• Potassium: The electrolyte action of potassium helps keep your muscles healthy by maintaining good fluid levels and assisting with your metabolism. Fruits that are high in potassium include bananas, prunes, dried peaches and apricots, cantaloupe, and honeydew melon. Prune juice and orange juice are also fine sources of this nutrient. These options may help keep your blood pressure in the healthy range.
  • Vitamin C: Oranges and other citrus fruits are high vitamin C, which is important for all of your body tissues. Vitamin C assists with tissue growth and repair, helps heal cuts and wounds, and keeps your teeth and gums healthy.

Guidelines for Fruit Consumption

When it comes to how much fruit you should eat, the U.S. Department of Agriculture recommends the following:

  • Men: Two cups daily
  • Women ages 19 to 30: Two cups daily
  • Women over 30: One and a half cups daily

People who get more than 30 minutes of exercise per day may be able to consume more and stay within a desirable calorie range.

Eating Fruit

Eating fresh fruit conveys the most health benefits. The best approach is to eat a wide variety of choices. The deep colors of some fruits (as well as vegetables) are often conferred by the very compounds that may help fight cancer. 

If you need something more convenient, try pre-cut fruit that is packed in cans or jars without additional sugar. Dried fruits are another portable option and are available at most grocery stores.

Frozen fruits can be kept on hand and used in smoothies, pies, or compotes. Pureed and juiced fruits, particularly canned and bottled juices, have little or no fiber but are still beneficial in other ways.

9 Sources
Verywell Health uses only high-quality sources, including peer-reviewed studies, to support the facts within our articles. Read our editorial process to learn more about how we fact-check and keep our content accurate, reliable, and trustworthy.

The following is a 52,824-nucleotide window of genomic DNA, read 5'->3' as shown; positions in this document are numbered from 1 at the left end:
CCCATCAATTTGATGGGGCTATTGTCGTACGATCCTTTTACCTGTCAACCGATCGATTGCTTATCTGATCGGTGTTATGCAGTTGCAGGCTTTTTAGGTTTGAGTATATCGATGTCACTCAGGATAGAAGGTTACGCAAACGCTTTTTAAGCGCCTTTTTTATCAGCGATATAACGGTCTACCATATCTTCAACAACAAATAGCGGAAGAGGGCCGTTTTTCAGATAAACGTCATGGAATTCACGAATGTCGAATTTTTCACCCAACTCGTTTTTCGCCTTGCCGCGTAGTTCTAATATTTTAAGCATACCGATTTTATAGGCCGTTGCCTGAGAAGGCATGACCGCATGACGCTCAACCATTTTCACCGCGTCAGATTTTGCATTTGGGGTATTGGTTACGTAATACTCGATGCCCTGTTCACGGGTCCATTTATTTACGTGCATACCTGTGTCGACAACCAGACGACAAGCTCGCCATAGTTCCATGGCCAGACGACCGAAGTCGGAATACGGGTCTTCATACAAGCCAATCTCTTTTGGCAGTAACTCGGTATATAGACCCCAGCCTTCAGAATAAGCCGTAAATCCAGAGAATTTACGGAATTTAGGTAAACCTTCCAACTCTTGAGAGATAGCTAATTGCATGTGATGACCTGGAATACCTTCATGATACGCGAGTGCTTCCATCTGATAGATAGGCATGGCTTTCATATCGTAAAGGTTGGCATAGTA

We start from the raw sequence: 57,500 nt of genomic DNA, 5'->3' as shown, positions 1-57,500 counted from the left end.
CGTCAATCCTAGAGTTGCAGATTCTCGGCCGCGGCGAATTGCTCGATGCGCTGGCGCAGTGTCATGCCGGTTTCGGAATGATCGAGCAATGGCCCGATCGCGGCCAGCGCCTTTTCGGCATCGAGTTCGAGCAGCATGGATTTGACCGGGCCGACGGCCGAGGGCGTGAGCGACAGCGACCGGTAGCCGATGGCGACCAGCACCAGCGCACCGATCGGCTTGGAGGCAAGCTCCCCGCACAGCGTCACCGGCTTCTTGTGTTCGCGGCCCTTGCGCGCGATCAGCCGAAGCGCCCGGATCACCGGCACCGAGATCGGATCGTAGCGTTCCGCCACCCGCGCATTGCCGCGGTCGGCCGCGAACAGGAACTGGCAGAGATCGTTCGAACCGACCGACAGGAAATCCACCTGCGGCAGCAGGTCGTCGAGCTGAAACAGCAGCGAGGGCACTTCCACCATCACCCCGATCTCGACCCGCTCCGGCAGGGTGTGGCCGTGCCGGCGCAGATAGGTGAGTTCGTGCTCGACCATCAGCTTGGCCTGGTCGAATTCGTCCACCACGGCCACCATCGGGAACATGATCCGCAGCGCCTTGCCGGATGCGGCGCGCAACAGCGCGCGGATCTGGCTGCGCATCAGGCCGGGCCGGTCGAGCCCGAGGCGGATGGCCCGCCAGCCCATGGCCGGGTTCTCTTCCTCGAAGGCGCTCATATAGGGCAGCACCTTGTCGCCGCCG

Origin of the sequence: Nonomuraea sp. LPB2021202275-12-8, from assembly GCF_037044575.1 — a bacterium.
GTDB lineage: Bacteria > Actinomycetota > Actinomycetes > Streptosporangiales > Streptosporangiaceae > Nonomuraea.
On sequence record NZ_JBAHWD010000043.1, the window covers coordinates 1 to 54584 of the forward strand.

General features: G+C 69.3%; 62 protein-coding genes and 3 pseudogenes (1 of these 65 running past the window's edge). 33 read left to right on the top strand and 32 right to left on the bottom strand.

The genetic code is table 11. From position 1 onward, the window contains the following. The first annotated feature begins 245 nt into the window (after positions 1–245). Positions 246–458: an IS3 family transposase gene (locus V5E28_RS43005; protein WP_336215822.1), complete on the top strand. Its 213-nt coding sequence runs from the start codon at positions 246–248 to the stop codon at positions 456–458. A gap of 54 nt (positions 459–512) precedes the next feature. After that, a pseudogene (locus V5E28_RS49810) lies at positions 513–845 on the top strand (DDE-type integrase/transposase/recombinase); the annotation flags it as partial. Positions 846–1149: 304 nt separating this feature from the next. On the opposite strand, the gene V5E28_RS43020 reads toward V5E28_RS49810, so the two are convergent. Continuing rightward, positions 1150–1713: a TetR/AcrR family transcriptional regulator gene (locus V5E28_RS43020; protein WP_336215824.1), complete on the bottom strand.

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  3. Anantharaju PG, Gowda PC, Vimalambike MG, Madhunapantula SV. An overview on the role of dietary phenolics for the treatment of cancersNutr J. 2016;15(1):99. doi:10.1186/s12937-016-0217-2

  4. Ambrosone CB. Oxidants and antioxidants in breast cancer. Antioxid Redox Signal. 2000;2(4):903-17.

  5. Daddiouaissa D, Amid A, Kabbashi NA, Fuad FAA, Elnour AM, Epandy MAKMS. Antiproliferative activity of ionic liquid-graviola fruit extract against human breast cancer (MCF-7) cell lines using flow cytometry techniques. J Ethnopharmacol. 2019;236:466-473.

  6. Kunzmann AT, Coleman HG, Huang WY, Kitahara CM, Cantwell MM, Berndt SI. Dietary fiber intake and risk of colorectal cancer and incident and recurrent adenoma in the Prostate, Lung, Colorectal, and Ovarian Cancer Screening Trial. Am J Clin Nutr. 2015;102(4):881-90.

  7. Chen P, Li C, Li X, Li J, Chu R, Wang H. Higher dietary folate intake reduces the breast cancer risk: a systematic review and meta-analysisBr J Cancer. 2014;110(9):2327–2338. doi:10.1038/bjc.2014.155

  8. Sharma P, McClees SF, Afaq F. Pomegranate for Prevention and Treatment of Cancer: An UpdateMolecules. 2017;22(1):177. doi:10.3390/molecules22010177

  9. Chambial S, Dwivedi S, Shukla KK, John PJ, Sharma P. Vitamin C in disease prevention and cure: an overviewIndian J Clin Biochem. 2013;28(4):314–328. doi:10.1007/s12291-013-0375-3

Additional Reading

By Pam Stephan
Pam Stephan is a breast cancer survivor.